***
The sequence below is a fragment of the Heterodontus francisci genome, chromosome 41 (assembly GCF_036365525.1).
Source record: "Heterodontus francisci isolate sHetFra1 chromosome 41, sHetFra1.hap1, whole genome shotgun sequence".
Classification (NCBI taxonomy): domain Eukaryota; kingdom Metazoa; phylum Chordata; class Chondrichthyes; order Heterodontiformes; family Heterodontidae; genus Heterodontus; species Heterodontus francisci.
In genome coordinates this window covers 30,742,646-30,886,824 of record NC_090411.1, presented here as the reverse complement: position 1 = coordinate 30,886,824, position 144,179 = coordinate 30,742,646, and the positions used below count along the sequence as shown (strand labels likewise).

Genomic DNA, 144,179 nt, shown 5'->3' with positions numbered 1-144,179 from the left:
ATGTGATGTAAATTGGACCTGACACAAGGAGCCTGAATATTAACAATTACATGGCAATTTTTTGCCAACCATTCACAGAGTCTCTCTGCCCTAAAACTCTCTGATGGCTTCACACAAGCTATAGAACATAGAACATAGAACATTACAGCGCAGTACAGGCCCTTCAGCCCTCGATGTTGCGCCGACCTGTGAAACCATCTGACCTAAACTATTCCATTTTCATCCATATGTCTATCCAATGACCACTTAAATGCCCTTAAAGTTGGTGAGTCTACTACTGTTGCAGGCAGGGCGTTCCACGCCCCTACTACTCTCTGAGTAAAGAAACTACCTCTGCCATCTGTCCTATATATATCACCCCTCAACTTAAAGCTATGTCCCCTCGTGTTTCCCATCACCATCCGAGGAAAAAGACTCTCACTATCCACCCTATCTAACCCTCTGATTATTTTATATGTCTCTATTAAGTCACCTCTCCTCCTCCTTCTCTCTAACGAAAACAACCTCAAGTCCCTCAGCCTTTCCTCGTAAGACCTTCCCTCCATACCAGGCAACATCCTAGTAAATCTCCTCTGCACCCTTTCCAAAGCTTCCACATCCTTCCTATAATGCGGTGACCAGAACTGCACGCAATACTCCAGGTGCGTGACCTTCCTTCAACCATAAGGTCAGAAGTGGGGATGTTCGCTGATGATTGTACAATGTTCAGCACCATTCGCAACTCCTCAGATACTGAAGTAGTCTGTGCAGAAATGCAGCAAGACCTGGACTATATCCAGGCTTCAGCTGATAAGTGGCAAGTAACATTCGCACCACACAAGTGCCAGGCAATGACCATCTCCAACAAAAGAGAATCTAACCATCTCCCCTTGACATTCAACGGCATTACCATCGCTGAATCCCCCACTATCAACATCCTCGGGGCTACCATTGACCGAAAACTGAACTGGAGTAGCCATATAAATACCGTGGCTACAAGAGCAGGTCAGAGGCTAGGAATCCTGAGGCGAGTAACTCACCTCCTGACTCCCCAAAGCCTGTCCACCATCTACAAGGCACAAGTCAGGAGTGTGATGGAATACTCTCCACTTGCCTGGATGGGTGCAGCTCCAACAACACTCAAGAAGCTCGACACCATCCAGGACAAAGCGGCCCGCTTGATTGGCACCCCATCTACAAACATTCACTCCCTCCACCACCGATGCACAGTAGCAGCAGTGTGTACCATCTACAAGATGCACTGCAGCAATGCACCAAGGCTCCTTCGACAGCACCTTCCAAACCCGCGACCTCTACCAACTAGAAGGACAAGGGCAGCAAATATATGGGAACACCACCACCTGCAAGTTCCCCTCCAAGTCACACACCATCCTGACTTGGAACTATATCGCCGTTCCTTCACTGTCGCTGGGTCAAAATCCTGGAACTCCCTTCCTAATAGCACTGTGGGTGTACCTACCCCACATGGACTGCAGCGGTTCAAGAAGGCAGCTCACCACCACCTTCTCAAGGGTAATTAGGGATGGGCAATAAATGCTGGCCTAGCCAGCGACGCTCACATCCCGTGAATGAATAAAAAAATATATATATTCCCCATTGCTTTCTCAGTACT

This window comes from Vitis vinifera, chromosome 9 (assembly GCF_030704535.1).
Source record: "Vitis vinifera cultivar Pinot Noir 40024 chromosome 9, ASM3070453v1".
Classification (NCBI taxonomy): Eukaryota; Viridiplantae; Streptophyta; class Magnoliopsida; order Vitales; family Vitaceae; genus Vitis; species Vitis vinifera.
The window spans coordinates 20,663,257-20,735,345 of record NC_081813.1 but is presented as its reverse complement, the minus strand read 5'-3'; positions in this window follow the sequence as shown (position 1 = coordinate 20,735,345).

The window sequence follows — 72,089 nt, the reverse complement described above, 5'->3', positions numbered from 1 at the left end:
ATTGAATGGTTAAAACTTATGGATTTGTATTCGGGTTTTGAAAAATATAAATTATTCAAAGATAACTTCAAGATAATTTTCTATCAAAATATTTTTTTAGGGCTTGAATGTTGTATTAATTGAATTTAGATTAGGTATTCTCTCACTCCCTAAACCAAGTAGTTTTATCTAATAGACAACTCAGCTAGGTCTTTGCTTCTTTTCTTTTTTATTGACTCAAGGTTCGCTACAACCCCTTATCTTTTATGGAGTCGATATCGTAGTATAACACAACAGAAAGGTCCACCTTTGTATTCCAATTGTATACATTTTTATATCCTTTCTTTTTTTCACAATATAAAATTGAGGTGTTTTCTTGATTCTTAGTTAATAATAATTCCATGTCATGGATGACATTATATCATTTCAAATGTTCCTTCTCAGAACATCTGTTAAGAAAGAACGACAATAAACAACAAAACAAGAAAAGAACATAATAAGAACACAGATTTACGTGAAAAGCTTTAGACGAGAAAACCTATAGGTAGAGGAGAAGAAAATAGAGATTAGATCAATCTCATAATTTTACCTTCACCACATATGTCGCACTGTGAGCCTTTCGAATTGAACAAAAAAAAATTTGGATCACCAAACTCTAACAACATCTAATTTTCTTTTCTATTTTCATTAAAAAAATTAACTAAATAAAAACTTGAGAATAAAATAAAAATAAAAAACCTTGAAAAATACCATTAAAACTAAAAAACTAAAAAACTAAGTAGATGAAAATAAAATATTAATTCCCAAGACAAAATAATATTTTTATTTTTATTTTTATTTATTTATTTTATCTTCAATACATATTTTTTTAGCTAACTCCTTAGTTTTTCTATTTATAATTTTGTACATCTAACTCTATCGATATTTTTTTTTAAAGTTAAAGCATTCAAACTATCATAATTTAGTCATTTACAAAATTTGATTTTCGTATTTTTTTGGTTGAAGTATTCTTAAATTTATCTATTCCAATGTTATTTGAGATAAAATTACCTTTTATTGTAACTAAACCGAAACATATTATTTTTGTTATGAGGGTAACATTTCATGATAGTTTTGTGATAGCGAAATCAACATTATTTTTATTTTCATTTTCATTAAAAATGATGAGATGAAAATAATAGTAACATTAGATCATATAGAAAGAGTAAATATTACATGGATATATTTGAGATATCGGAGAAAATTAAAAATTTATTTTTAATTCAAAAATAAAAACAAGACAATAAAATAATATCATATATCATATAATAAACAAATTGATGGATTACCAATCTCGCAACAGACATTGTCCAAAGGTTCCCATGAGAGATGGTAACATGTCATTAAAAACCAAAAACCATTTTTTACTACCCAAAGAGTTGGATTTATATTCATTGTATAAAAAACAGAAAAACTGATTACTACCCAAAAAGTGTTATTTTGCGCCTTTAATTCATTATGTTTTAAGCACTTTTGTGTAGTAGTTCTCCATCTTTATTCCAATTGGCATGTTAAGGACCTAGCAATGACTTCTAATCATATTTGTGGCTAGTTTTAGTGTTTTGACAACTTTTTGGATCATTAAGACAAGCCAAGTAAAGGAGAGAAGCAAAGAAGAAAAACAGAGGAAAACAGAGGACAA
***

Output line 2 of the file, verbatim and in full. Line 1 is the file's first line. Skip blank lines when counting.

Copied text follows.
Source record: "Heterodontus francisci isolate sHetFra1 chromosome 41, sHetFra1.hap1, whole genome shotgun sequence".